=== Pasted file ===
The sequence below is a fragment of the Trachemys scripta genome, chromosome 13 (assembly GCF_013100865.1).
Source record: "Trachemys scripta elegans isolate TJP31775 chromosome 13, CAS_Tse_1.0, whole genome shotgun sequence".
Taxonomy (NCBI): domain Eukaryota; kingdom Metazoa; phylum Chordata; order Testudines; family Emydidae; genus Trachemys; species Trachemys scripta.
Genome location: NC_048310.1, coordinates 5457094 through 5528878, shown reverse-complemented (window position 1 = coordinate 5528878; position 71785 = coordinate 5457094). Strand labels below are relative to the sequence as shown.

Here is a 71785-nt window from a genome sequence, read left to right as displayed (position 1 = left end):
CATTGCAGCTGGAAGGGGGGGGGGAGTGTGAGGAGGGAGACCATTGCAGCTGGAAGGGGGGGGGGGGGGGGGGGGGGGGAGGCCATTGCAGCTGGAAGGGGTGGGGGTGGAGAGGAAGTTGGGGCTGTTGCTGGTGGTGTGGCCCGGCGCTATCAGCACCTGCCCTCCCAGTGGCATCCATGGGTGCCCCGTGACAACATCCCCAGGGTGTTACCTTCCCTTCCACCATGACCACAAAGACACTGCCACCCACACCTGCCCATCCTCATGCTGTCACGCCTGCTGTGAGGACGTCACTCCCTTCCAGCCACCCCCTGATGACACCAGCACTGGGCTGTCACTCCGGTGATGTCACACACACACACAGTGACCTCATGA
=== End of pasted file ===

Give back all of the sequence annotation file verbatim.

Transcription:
The sequence below is a fragment of the Trachemys scripta genome, chromosome 13 (assembly GCF_013100865.1).
Source record: "Trachemys scripta elegans isolate TJP31775 chromosome 13, CAS_Tse_1.0, whole genome shotgun sequence".
Taxonomy (NCBI): domain Eukaryota; kingdom Metazoa; phylum Chordata; order Testudines; family Emydidae; genus Trachemys; species Trachemys scripta.
Genome location: NC_048310.1, coordinates 5457094 through 5528878, shown reverse-complemented (window position 1 = coordinate 5528878; position 71785 = coordinate 5457094). Strand labels below are relative to the sequence as shown.

Here is a 71785-nt window from a genome sequence, read left to right as displayed (position 1 = left end):
CATTGCAGCTGGAAGGGGGGGGGGAGTGTGAGGAGGGAGACCATTGCAGCTGGAAGGGGGGGGGGGGGGGGGGGGGGGGAGGCCATTGCAGCTGGAAGGGGTGGGGGTGGAGAGGAAGTTGGGGCTGTTGCTGGTGGTGTGGCCCGGCGCTATCAGCACCTGCCCTCCCAGTGGCATCCATGGGTGCCCCGTGACAACATCCCCAGGGTGTTACCTTCCCTTCCACCATGACCACAAAGACACTGCCACCCACACCTGCCCATCCTCATGCTGTCACGCCTGCTGTGAGGACGTCACTCCCTTCCAGCCACCCCCTGATGACACCAGCACTGGGCTGTCACTCCGGTGATGTCACACACACACACAGTGACCTCATGA